JG2704 You can consider dropping a guy because there is a better alternative available. It does not matter one iota how well swan may be playing, the simple fact of the matter is he is not the best spinner england have available. Swan may well have strung together a couple of decent innings, but he was comprehensively out performed by englands "second" spinner in the last match, and indeed has been out performed by englands "second" spinner in 6 out of the 7 matches this year in which they have both played. The improvement in team harmony that his omission will undoubtedly bring can be no bad thing either.

  • Phil on November 29, 2012, 11:22 GMT

    @JG2704... I agree put Swann up the order - he can bat at 8 in Indian conditions. Perhaps it would add to his batting responsibilty. I always feel he doesn't think he has to do well with the bat - when in fact when it's not swinging I reckon he's OK.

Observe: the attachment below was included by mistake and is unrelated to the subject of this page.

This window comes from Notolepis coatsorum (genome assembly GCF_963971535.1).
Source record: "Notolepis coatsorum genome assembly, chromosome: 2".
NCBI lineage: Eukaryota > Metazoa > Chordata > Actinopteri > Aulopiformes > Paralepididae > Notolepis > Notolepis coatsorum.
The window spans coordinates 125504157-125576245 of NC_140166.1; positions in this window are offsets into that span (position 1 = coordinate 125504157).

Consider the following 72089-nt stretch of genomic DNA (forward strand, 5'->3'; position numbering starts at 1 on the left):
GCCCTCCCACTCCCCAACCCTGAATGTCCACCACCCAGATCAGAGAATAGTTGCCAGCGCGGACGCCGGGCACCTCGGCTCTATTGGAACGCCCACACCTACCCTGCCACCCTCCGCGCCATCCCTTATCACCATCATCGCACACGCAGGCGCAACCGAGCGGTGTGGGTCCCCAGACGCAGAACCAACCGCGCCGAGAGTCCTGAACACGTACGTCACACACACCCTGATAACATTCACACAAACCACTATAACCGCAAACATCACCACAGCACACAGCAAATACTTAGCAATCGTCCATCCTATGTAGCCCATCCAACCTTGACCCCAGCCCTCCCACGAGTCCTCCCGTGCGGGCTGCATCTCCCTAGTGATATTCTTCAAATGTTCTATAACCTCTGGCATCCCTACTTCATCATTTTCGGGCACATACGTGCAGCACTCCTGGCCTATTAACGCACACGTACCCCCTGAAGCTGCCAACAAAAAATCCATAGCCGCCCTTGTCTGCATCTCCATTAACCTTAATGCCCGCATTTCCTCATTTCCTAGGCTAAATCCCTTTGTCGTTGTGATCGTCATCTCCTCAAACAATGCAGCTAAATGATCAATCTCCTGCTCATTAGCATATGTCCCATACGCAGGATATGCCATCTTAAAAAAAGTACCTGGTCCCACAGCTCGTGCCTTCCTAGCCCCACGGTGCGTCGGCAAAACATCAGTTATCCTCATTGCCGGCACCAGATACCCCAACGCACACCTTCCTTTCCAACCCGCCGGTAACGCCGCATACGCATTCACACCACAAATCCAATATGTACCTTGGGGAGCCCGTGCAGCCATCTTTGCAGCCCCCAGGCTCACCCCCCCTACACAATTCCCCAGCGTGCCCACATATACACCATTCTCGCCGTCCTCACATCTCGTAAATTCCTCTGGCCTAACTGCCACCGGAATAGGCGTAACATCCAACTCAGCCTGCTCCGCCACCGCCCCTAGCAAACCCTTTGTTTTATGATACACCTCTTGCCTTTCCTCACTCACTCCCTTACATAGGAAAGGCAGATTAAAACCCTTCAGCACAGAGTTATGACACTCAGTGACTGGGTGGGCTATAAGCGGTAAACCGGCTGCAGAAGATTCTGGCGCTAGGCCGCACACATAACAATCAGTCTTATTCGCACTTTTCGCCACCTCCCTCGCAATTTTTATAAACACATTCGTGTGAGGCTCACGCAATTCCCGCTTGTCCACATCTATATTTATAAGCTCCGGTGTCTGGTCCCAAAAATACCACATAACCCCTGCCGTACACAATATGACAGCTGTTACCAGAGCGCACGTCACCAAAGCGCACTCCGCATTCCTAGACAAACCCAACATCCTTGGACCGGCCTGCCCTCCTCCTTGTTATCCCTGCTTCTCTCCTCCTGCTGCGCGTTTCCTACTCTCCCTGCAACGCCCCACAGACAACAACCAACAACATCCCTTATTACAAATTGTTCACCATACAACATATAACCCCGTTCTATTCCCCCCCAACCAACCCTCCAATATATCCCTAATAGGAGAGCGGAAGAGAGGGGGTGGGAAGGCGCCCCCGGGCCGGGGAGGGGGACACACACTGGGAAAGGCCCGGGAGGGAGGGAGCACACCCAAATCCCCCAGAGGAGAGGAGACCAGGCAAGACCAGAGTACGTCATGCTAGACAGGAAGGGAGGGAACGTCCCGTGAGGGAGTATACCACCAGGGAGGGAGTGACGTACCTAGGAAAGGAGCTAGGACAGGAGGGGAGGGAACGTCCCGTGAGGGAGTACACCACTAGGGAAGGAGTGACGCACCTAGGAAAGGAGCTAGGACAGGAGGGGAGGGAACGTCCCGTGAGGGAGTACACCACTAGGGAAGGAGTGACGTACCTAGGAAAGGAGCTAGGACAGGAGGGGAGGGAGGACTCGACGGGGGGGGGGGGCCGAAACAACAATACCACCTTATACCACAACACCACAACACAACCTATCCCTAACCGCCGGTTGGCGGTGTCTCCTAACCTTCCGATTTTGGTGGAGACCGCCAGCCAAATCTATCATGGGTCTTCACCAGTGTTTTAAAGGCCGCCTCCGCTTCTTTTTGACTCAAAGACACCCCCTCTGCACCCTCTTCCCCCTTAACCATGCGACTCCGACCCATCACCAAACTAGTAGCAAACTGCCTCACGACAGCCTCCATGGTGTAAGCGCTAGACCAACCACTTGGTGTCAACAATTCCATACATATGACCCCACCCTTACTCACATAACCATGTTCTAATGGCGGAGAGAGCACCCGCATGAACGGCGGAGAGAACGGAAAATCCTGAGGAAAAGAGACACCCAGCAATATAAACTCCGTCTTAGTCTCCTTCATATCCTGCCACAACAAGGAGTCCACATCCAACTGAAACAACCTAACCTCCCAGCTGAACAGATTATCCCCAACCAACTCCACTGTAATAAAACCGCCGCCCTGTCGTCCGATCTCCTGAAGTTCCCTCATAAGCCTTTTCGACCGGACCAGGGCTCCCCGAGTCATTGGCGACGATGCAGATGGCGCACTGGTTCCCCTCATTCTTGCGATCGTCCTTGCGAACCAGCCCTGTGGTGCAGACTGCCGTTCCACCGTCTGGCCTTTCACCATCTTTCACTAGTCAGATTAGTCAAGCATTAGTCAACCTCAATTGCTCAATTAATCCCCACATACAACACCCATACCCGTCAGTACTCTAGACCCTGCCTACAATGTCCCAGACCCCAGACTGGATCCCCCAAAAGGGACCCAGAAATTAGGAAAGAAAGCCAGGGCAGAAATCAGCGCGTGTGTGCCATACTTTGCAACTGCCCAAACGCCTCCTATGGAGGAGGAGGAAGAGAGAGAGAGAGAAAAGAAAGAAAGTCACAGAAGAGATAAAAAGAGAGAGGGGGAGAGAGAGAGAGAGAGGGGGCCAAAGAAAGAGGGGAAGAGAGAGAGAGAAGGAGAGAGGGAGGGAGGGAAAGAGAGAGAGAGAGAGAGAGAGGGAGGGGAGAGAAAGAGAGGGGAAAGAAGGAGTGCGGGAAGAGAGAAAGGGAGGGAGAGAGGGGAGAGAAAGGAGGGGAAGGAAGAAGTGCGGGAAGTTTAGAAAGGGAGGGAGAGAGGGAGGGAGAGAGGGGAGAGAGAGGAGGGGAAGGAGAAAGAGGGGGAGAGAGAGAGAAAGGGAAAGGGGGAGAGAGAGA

• John on November 29, 2012, 9:58 GMT

    @ MartinC on (November 28 2012, 04:50 AM GMT) But what did the tail with so called all rounders Bres and Broad do in the first match? I'd rather have 4 bowlers who are most likely to penetrate the Indian side even if they don't score a run between them. I might also be in the minority of 1 here but I rate Swann as better with the bat than Broad and Bres and reckon if he batted at 8 (where he would have more chance of batting with proper batsmen etc) I think he'd do a job

  • John on November 29, 2012, 9:57 GMT

    @zenboomerang on (November 29 2012, 03:45 AM GMT) Fair points but also Eng may have had Broad above Swann as one of their top 2 bowlers. In the rankings Broad was above Swann last time I looked. Not saying that means anything but maybe that's how Eng see it. Also Swann is getting on a bit so maybe Eng wanted a younger vice captain to come through with Cook. Still think it was not the best decision and it's harder to find resons why Prior shouldn't be vc than should be vc

  • Roo on November 29, 2012, 3:45 GMT